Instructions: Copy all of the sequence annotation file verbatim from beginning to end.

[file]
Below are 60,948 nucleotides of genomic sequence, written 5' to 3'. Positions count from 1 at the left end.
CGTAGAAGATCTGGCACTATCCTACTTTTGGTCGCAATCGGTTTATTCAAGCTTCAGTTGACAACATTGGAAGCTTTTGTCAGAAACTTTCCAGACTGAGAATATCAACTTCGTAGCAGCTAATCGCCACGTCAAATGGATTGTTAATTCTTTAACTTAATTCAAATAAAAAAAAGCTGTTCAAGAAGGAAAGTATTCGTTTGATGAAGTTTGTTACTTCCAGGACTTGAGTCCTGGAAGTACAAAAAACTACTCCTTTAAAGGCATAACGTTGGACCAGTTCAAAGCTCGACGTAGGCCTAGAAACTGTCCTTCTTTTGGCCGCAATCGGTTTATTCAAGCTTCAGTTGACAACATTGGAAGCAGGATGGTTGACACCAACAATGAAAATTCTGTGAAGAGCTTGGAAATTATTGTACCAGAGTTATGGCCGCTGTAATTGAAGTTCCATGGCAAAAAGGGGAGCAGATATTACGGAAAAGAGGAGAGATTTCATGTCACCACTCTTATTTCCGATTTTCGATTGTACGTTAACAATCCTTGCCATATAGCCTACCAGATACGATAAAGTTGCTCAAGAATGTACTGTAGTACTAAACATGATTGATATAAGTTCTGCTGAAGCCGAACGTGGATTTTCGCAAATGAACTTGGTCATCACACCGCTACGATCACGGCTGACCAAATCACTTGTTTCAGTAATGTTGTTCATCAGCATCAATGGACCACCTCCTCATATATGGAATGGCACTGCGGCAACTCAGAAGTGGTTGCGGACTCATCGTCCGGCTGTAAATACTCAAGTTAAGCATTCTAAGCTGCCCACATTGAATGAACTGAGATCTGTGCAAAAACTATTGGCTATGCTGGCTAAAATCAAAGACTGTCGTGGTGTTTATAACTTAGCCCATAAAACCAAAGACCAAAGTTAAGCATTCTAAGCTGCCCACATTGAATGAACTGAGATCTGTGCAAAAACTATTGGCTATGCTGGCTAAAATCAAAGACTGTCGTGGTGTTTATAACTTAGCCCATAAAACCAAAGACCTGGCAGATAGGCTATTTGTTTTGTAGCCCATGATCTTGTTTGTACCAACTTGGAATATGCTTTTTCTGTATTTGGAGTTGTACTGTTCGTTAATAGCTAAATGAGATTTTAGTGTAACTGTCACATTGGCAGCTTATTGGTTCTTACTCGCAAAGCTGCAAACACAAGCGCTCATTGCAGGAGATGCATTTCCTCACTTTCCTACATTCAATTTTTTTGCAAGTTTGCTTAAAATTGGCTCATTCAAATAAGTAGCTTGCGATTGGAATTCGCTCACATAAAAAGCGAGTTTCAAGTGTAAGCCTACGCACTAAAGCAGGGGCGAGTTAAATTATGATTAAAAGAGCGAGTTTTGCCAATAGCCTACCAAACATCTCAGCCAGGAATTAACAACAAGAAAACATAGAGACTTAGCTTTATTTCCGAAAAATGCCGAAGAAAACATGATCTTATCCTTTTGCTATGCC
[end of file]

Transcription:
Below are 60,948 nucleotides of genomic sequence, written 5' to 3'. Positions count from 1 at the left end.
CGTAGAAGATCTGGCACTATCCTACTTTTGGTCGCAATCGGTTTATTCAAGCTTCAGTTGACAACATTGGAAGCTTTTGTCAGAAACTTTCCAGACTGAGAATATCAACTTCGTAGCAGCTAATCGCCACGTCAAATGGATTGTTAATTCTTTAACTTAATTCAAATAAAAAAAAGCTGTTCAAGAAGGAAAGTATTCGTTTGATGAAGTTTGTTACTTCCAGGACTTGAGTCCTGGAAGTACAAAAAACTACTCCTTTAAAGGCATAACGTTGGACCAGTTCAAAGCTCGACGTAGGCCTAGAAACTGTCCTTCTTTTGGCCGCAATCGGTTTATTCAAGCTTCAGTTGACAACATTGGAAGCAGGATGGTTGACACCAACAATGAAAATTCTGTGAAGAGCTTGGAAATTATTGTACCAGAGTTATGGCCGCTGTAATTGAAGTTCCATGGCAAAAAGGGGAGCAGATATTACGGAAAAGAGGAGAGATTTCATGTCACCACTCTTATTTCCGATTTTCGATTGTACGTTAACAATCCTTGCCATATAGCCTACCAGATACGATAAAGTTGCTCAAGAATGTACTGTAGTACTAAACATGATTGATATAAGTTCTGCTGAAGCCGAACGTGGATTTTCGCAAATGAACTTGGTCATCACACCGCTACGATCACGGCTGACCAAATCACTTGTTTCAGTAATGTTGTTCATCAGCATCAATGGACCACCTCCTCATATATGGAATGGCACTGCGGCAACTCAGAAGTGGTTGCGGACTCATCGTCCGGCTGTAAATACTCAAGTTAAGCATTCTAAGCTGCCCACATTGAATGAACTGAGATCTGTGCAAAAACTATTGGCTATGCTGGCTAAAATCAAAGACTGTCGTGGTGTTTATAACTTAGCCCATAAAACCAAAGACCAAAGTTAAGCATTCTAAGCTGCCCACATTGAATGAACTGAGATCTGTGCAAAAACTATTGGCTATGCTGGCTAAAATCAAAGACTGTCGTGGTGTTTATAACTTAGCCCATAAAACCAAAGACCTGGCAGATAGGCTATTTGTTTTGTAGCCCATGATCTTGTTTGTACCAACTTGGAATATGCTTTTTCTGTATTTGGAGTTGTACTGTTCGTTAATAGCTAAATGAGATTTTAGTGTAACTGTCACATTGGCAGCTTATTGGTTCTTACTCGCAAAGCTGCAAACACAAGCGCTCATTGCAGGAGATGCATTTCCTCACTTTCCTACATTCAATTTTTTTGCAAGTTTGCTTAAAATTGGCTCATTCAAATAAGTAGCTTGCGATTGGAATTCGCTCACATAAAAAGCGAGTTTCAAGTGTAAGCCTACGCACTAAAGCAGGGGCGAGTTAAATTATGATTAAAAGAGCGAGTTTTGCCAATAGCCTACCAAACATCTCAGCCAGGAATTAACAACAAGAAAACATAGAGACTTAGCTTTATTTCCGAAAAATGCCGAAGAAAACATGATCTTATCCTTTTGCTATGCC